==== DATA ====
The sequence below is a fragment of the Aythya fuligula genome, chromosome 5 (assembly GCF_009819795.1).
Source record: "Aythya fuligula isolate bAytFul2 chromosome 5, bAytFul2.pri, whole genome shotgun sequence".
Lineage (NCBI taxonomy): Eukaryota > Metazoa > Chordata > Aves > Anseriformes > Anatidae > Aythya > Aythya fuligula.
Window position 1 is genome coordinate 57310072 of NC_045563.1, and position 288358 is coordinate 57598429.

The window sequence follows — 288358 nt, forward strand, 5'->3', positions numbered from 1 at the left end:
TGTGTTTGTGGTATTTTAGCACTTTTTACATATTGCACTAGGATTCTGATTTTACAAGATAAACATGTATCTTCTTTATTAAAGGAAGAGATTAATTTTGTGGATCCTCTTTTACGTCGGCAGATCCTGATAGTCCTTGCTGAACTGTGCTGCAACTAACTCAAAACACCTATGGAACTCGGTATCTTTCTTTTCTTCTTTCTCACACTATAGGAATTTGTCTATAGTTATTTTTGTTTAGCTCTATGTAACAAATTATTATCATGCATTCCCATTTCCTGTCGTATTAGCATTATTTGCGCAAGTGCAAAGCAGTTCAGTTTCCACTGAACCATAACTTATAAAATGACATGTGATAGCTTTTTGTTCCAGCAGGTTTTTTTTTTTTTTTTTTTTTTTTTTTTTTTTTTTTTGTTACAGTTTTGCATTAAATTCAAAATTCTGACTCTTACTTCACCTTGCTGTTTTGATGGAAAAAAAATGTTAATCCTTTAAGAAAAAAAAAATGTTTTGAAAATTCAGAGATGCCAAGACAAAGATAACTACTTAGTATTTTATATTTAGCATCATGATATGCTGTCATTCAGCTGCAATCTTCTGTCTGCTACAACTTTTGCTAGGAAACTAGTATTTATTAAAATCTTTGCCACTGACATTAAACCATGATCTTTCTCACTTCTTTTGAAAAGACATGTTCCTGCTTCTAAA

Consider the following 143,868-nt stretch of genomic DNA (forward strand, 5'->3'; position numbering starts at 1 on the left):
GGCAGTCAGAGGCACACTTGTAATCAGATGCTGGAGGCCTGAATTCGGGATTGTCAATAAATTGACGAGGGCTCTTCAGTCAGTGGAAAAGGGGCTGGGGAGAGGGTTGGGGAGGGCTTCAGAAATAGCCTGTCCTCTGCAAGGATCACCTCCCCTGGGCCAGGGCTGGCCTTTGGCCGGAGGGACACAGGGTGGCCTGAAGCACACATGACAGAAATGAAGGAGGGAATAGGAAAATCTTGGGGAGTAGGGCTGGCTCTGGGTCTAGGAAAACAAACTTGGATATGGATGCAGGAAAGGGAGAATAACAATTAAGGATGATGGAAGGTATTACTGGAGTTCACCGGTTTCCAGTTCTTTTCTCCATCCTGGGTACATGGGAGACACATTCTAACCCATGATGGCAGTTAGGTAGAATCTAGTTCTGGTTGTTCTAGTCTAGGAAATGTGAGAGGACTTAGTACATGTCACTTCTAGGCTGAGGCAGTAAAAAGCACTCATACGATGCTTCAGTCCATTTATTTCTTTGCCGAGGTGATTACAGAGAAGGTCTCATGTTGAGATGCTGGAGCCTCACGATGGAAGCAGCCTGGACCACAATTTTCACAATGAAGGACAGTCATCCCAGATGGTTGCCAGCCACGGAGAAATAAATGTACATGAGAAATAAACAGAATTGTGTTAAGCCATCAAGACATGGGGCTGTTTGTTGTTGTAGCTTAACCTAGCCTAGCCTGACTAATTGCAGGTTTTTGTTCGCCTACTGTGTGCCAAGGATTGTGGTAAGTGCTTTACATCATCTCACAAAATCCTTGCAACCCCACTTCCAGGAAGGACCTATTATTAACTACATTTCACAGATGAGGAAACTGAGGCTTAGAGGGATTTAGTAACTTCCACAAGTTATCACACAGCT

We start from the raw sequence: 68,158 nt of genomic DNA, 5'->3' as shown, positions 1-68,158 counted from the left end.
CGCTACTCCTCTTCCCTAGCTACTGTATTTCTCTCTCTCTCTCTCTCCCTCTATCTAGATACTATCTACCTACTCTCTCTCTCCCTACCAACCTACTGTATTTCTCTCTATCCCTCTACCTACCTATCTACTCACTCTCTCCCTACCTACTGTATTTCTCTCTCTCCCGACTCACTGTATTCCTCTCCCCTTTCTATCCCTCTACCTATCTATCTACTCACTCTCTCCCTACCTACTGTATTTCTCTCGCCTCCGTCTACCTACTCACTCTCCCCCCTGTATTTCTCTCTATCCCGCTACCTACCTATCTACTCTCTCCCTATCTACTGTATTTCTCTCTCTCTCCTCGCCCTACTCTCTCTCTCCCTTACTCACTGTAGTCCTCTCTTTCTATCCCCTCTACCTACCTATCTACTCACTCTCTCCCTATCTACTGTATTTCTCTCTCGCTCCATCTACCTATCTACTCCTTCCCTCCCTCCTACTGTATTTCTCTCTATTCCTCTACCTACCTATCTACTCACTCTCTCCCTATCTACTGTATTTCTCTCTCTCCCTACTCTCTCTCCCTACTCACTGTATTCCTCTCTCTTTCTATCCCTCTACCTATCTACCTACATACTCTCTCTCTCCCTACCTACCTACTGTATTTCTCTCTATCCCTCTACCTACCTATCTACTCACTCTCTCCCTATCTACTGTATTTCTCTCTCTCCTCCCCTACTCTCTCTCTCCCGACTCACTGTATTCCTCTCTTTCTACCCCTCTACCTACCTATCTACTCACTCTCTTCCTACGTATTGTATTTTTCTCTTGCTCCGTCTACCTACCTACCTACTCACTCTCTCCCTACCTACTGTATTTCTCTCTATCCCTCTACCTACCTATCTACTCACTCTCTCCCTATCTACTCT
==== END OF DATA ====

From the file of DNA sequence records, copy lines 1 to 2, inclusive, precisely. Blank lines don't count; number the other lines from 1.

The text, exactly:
The sequence below is a fragment of the Aythya fuligula genome, chromosome 5 (assembly GCF_009819795.1).
Source record: "Aythya fuligula isolate bAytFul2 chromosome 5, bAytFul2.pri, whole genome shotgun sequence".